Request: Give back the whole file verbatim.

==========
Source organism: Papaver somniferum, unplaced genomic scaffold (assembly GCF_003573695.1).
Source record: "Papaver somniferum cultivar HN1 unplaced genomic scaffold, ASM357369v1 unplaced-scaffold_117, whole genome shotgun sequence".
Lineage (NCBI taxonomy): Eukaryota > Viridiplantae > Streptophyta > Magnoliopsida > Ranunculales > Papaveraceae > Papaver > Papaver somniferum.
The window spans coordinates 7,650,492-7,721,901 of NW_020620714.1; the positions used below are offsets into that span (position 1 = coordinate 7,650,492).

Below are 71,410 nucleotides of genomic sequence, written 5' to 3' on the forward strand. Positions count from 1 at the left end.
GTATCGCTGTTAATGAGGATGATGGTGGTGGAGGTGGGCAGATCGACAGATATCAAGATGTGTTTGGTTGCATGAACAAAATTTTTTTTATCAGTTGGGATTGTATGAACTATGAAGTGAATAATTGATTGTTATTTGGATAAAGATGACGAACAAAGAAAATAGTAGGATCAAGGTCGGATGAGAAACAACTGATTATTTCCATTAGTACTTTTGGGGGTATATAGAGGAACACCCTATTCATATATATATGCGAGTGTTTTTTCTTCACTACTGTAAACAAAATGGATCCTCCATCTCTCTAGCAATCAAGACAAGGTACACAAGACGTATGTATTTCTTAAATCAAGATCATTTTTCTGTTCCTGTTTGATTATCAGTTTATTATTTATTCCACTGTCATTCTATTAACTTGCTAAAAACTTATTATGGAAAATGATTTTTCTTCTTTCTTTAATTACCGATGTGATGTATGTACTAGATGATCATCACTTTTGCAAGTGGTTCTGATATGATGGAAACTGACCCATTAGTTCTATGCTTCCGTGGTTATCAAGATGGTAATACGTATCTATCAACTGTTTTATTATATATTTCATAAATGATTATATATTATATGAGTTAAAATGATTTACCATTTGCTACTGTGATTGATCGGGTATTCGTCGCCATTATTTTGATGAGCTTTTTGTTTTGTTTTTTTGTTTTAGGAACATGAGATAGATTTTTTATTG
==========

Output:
Source organism: Papaver somniferum, unplaced genomic scaffold (assembly GCF_003573695.1).
Source record: "Papaver somniferum cultivar HN1 unplaced genomic scaffold, ASM357369v1 unplaced-scaffold_117, whole genome shotgun sequence".
Lineage (NCBI taxonomy): Eukaryota > Viridiplantae > Streptophyta > Magnoliopsida > Ranunculales > Papaveraceae > Papaver > Papaver somniferum.
The window spans coordinates 7,650,492-7,721,901 of NW_020620714.1; the positions used below are offsets into that span (position 1 = coordinate 7,650,492).

Below are 71,410 nucleotides of genomic sequence, written 5' to 3' on the forward strand. Positions count from 1 at the left end.
GTATCGCTGTTAATGAGGATGATGGTGGTGGAGGTGGGCAGATCGACAGATATCAAGATGTGTTTGGTTGCATGAACAAAATTTTTTTTATCAGTTGGGATTGTATGAACTATGAAGTGAATAATTGATTGTTATTTGGATAAAGATGACGAACAAAGAAAATAGTAGGATCAAGGTCGGATGAGAAACAACTGATTATTTCCATTAGTACTTTTGGGGGTATATAGAGGAACACCCTATTCATATATATATGCGAGTGTTTTTTCTTCACTACTGTAAACAAAATGGATCCTCCATCTCTCTAGCAATCAAGACAAGGTACACAAGACGTATGTATTTCTTAAATCAAGATCATTTTTCTGTTCCTGTTTGATTATCAGTTTATTATTTATTCCACTGTCATTCTATTAACTTGCTAAAAACTTATTATGGAAAATGATTTTTCTTCTTTCTTTAATTACCGATGTGATGTATGTACTAGATGATCATCACTTTTGCAAGTGGTTCTGATATGATGGAAACTGACCCATTAGTTCTATGCTTCCGTGGTTATCAAGATGGTAATACGTATCTATCAACTGTTTTATTATATATTTCATAAATGATTATATATTATATGAGTTAAAATGATTTACCATTTGCTACTGTGATTGATCGGGTATTCGTCGCCATTATTTTGATGAGCTTTTTGTTTTGTTTTTTTGTTTTAGGAACATGAGATAGATTTTTTATTG